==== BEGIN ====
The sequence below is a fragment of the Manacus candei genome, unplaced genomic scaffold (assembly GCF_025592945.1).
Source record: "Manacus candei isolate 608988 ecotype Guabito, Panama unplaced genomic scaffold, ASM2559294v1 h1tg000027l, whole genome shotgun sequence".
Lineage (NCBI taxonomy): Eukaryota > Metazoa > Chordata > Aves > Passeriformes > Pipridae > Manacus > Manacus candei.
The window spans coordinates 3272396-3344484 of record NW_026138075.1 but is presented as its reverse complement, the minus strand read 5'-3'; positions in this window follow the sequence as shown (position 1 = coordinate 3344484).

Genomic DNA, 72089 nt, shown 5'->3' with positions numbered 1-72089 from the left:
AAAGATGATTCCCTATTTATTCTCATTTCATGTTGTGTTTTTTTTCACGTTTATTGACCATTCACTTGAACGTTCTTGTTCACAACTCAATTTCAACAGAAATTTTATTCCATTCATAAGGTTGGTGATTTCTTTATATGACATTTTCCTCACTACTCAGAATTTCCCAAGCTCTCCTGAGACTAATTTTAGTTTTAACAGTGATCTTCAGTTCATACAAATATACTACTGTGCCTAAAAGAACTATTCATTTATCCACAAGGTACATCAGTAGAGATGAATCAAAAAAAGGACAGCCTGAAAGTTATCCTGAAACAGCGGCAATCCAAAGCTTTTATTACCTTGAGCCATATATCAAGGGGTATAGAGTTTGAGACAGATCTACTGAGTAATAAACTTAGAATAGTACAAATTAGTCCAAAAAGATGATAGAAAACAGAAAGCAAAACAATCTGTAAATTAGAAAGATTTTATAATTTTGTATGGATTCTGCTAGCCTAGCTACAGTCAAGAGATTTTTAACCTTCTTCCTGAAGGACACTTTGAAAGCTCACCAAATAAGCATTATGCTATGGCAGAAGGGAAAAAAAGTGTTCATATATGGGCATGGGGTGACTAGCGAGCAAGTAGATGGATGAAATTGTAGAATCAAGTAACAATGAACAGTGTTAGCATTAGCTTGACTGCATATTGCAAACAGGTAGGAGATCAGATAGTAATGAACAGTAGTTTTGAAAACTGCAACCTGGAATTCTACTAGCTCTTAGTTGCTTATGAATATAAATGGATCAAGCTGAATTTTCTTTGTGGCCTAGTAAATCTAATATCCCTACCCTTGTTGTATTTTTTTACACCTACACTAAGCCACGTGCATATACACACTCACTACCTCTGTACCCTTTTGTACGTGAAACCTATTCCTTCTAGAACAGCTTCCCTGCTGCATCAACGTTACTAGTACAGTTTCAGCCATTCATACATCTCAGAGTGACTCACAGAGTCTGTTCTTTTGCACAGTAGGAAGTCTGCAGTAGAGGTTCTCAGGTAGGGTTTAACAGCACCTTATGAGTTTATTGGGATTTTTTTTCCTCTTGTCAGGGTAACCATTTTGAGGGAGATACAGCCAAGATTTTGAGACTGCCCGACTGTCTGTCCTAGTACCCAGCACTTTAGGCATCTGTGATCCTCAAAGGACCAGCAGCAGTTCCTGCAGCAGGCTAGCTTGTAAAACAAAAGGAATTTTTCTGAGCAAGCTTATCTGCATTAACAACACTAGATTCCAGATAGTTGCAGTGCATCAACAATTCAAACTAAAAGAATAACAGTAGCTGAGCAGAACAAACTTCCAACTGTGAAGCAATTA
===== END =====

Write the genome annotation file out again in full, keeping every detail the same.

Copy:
The sequence below is a fragment of the Manacus candei genome, unplaced genomic scaffold (assembly GCF_025592945.1).
Source record: "Manacus candei isolate 608988 ecotype Guabito, Panama unplaced genomic scaffold, ASM2559294v1 h1tg000027l, whole genome shotgun sequence".
Lineage (NCBI taxonomy): Eukaryota > Metazoa > Chordata > Aves > Passeriformes > Pipridae > Manacus > Manacus candei.
The window spans coordinates 3272396-3344484 of record NW_026138075.1 but is presented as its reverse complement, the minus strand read 5'-3'; positions in this window follow the sequence as shown (position 1 = coordinate 3344484).

Genomic DNA, 72089 nt, shown 5'->3' with positions numbered 1-72089 from the left:
AAAGATGATTCCCTATTTATTCTCATTTCATGTTGTGTTTTTTTTCACGTTTATTGACCATTCACTTGAACGTTCTTGTTCACAACTCAATTTCAACAGAAATTTTATTCCATTCATAAGGTTGGTGATTTCTTTATATGACATTTTCCTCACTACTCAGAATTTCCCAAGCTCTCCTGAGACTAATTTTAGTTTTAACAGTGATCTTCAGTTCATACAAATATACTACTGTGCCTAAAAGAACTATTCATTTATCCACAAGGTACATCAGTAGAGATGAATCAAAAAAAGGACAGCCTGAAAGTTATCCTGAAACAGCGGCAATCCAAAGCTTTTATTACCTTGAGCCATATATCAAGGGGTATAGAGTTTGAGACAGATCTACTGAGTAATAAACTTAGAATAGTACAAATTAGTCCAAAAAGATGATAGAAAACAGAAAGCAAAACAATCTGTAAATTAGAAAGATTTTATAATTTTGTATGGATTCTGCTAGCCTAGCTACAGTCAAGAGATTTTTAACCTTCTTCCTGAAGGACACTTTGAAAGCTCACCAAATAAGCATTATGCTATGGCAGAAGGGAAAAAAAGTGTTCATATATGGGCATGGGGTGACTAGCGAGCAAGTAGATGGATGAAATTGTAGAATCAAGTAACAATGAACAGTGTTAGCATTAGCTTGACTGCATATTGCAAACAGGTAGGAGATCAGATAGTAATGAACAGTAGTTTTGAAAACTGCAACCTGGAATTCTACTAGCTCTTAGTTGCTTATGAATATAAATGGATCAAGCTGAATTTTCTTTGTGGCCTAGTAAATCTAATATCCCTACCCTTGTTGTATTTTTTTACACCTACACTAAGCCACGTGCATATACACACTCACTACCTCTGTACCCTTTTGTACGTGAAACCTATTCCTTCTAGAACAGCTTCCCTGCTGCATCAACGTTACTAGTACAGTTTCAGCCATTCATACATCTCAGAGTGACTCACAGAGTCTGTTCTTTTGCACAGTAGGAAGTCTGCAGTAGAGGTTCTCAGGTAGGGTTTAACAGCACCTTATGAGTTTATTGGGATTTTTTTTCCTCTTGTCAGGGTAACCATTTTGAGGGAGATACAGCCAAGATTTTGAGACTGCCCGACTGTCTGTCCTAGTACCCAGCACTTTAGGCATCTGTGATCCTCAAAGGACCAGCAGCAGTTCCTGCAGCAGGCTAGCTTGTAAAACAAAAGGAATTTTTCTGAGCAAGCTTATCTGCATTAACAACACTAGATTCCAGATAGTTGCAGTGCATCAACAATTCAAACTAAAAGAATAACAGTAGCTGAGCAGAACAAACTTCCAACTGTGAAGCAATTA